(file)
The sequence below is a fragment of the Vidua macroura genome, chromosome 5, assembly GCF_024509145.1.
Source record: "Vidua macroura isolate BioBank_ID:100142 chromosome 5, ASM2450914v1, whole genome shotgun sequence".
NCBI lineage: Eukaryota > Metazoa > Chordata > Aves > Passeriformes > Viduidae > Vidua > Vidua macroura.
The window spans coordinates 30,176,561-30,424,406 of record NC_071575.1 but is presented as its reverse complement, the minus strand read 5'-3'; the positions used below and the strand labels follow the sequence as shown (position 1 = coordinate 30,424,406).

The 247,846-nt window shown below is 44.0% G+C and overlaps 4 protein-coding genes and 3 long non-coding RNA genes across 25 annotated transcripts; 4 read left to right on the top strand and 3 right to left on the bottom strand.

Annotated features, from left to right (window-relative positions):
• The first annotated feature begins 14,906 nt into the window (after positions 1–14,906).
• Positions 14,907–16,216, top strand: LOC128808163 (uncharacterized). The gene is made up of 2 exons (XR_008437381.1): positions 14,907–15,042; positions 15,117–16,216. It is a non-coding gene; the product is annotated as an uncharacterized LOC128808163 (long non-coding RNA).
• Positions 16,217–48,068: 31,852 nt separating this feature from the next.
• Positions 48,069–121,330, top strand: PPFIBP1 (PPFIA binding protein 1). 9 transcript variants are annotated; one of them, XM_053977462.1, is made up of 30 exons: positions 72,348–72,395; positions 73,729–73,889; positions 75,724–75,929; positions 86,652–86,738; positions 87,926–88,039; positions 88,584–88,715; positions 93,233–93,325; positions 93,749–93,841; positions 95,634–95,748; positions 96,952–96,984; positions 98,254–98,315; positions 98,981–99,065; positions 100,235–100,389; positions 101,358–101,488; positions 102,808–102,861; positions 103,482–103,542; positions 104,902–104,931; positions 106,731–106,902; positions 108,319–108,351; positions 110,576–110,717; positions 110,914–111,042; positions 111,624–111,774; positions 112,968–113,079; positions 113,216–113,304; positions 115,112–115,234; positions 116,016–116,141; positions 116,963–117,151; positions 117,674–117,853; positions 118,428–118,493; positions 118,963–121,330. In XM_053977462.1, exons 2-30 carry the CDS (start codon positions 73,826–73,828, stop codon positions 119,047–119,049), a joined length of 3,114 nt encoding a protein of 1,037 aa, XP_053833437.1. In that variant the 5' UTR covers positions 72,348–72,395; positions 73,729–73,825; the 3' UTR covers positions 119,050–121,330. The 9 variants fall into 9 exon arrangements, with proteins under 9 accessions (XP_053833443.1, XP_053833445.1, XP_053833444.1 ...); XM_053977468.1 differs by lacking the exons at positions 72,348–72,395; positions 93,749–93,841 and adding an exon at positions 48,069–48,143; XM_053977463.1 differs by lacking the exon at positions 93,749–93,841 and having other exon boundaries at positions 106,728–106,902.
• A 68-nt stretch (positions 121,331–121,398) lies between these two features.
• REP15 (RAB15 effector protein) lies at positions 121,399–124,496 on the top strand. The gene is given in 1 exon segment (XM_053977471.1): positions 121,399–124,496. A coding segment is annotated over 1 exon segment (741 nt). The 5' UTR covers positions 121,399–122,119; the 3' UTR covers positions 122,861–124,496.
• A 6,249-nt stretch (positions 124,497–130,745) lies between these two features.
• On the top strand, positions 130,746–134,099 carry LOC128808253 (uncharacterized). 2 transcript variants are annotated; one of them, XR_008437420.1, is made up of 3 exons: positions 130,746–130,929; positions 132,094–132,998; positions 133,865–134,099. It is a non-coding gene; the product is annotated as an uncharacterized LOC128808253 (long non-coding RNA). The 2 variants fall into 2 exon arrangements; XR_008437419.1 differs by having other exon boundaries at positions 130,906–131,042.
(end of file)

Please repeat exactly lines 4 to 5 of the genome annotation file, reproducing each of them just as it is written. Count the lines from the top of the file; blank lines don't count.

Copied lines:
The window spans coordinates 30,176,561-30,424,406 of record NC_071575.1 but is presented as its reverse complement, the minus strand read 5'-3'; the positions used below and the strand labels follow the sequence as shown (position 1 = coordinate 30,424,406).

The 247,846-nt window shown below is 44.0% G+C and overlaps 4 protein-coding genes and 3 long non-coding RNA genes across 25 annotated transcripts; 4 read left to right on the top strand and 3 right to left on the bottom strand.